http://www.latimes.com/sports/usc/la-sp-usc-ncaa-sanctions-20140608-story.html#page=1

But for most, the past four years are bittersweet.

"It was a moment that I look back and reflect upon," Jerome said.  "Like wow, that was crazy; what a journey. To go from the Roman Empire to the fall of Rome, to being back again in some form. That was crazy, looking back on everything that happened."

For Jerome and many others, the way USC weathered the storm makes them feel proud to be Trojans.

"I think for me, it makes me really proud that we took literally the best punch that the NCAA had. And in the end we were a winning program that had to sit out of bowl games. Nothing they did stopped us from being there. I look at our record and I'm very proud," he said.

Jerome does point out, though, that the chain being lifted doesn't mean USC is ready just yet to return to full prominence.

"It'll probably be another two years before our deck is stacked enough. But it's nice to know that that part's over. At the same time, the world is so much different. We have changed the way people feel about how college sports are covered.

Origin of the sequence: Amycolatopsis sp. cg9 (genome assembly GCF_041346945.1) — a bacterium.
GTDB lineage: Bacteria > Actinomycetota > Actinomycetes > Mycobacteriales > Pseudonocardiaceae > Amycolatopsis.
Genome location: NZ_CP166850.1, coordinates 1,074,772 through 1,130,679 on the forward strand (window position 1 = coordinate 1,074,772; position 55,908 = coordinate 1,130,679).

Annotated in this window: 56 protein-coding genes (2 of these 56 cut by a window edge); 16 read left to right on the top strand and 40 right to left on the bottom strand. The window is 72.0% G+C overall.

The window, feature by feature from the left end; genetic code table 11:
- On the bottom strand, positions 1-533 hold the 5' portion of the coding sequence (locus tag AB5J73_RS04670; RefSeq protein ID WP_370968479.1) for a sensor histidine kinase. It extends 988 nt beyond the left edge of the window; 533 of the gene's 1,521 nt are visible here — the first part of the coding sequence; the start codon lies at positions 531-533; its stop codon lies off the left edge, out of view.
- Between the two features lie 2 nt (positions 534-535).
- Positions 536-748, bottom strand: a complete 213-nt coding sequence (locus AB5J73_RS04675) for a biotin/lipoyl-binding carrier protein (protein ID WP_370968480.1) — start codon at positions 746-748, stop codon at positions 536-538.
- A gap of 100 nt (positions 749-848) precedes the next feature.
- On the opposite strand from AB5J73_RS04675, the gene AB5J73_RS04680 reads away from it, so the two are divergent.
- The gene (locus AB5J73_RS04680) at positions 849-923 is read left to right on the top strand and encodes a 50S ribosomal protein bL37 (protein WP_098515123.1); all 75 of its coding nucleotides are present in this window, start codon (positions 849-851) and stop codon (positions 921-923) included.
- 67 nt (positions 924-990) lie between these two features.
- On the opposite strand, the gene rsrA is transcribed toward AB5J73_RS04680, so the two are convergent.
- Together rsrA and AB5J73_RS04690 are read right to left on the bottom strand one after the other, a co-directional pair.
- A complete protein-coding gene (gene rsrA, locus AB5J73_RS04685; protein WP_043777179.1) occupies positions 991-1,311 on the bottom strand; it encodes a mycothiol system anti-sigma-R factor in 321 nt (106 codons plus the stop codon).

Even people that hate USC, that were the most excited when they got hit. Now, you’d be hard pressed to find an educated college football fan that thinks it was right. So I think that's one of those things where we changed the climate of how things are," he said.

In four years, USC went from being the program that got what it deserved to being the victim of the NCAA's vendettas. The team and the fans had to come together in ways they hadn't had to previously, bringing new meaning to the Trojan Family. Is USC better for it? Definitely, and they will continue to be going forward in this rebuilding process. 

And is college football better for it? Well, Jerome has an answer for that, too.

"Anyone can win a bowl game, or a championship, or a Heisman. But very few people can win the battle of public opinion against their captors," Jerome said. "And that’s what gets me fired up every time I hear the fight song. It’s so cool."

 

All quotes were obtained firsthand, unless otherwise stated.